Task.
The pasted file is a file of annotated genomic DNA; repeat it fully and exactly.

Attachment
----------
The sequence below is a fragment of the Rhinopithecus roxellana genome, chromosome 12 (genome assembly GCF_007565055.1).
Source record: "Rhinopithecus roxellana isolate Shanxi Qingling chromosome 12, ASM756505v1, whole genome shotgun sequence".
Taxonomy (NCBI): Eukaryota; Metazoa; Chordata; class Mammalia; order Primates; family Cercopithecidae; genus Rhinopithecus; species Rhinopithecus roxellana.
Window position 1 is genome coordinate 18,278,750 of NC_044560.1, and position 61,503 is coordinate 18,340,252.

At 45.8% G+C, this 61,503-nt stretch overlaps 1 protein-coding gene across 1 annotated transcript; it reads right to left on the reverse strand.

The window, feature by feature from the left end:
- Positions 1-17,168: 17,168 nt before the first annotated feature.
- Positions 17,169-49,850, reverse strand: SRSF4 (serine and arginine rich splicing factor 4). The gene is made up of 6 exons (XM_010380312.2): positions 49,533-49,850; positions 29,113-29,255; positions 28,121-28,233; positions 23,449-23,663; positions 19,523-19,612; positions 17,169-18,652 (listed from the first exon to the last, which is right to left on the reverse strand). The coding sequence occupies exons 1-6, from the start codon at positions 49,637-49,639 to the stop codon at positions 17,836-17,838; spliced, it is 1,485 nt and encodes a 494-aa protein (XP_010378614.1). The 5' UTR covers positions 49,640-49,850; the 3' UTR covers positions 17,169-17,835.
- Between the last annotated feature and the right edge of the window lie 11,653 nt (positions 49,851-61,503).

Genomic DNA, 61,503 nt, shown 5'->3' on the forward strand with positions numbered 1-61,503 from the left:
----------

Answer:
The sequence below is a fragment of the Rhinopithecus roxellana genome, chromosome 12 (genome assembly GCF_007565055.1).
Source record: "Rhinopithecus roxellana isolate Shanxi Qingling chromosome 12, ASM756505v1, whole genome shotgun sequence".
Taxonomy (NCBI): Eukaryota; Metazoa; Chordata; class Mammalia; order Primates; family Cercopithecidae; genus Rhinopithecus; species Rhinopithecus roxellana.
Window position 1 is genome coordinate 18,278,750 of NC_044560.1, and position 61,503 is coordinate 18,340,252.

At 45.8% G+C, this 61,503-nt stretch overlaps 1 protein-coding gene across 1 annotated transcript; it reads right to left on the reverse strand.

The window, feature by feature from the left end:
- Positions 1-17,168: 17,168 nt before the first annotated feature.
- Positions 17,169-49,850, reverse strand: SRSF4 (serine and arginine rich splicing factor 4). The gene is made up of 6 exons (XM_010380312.2): positions 49,533-49,850; positions 29,113-29,255; positions 28,121-28,233; positions 23,449-23,663; positions 19,523-19,612; positions 17,169-18,652 (listed from the first exon to the last, which is right to left on the reverse strand). The coding sequence occupies exons 1-6, from the start codon at positions 49,637-49,639 to the stop codon at positions 17,836-17,838; spliced, it is 1,485 nt and encodes a 494-aa protein (XP_010378614.1). The 5' UTR covers positions 49,640-49,850; the 3' UTR covers positions 17,169-17,835.
- Between the last annotated feature and the right edge of the window lie 11,653 nt (positions 49,851-61,503).

Genomic DNA, 61,503 nt, shown 5'->3' on the forward strand with positions numbered 1-61,503 from the left: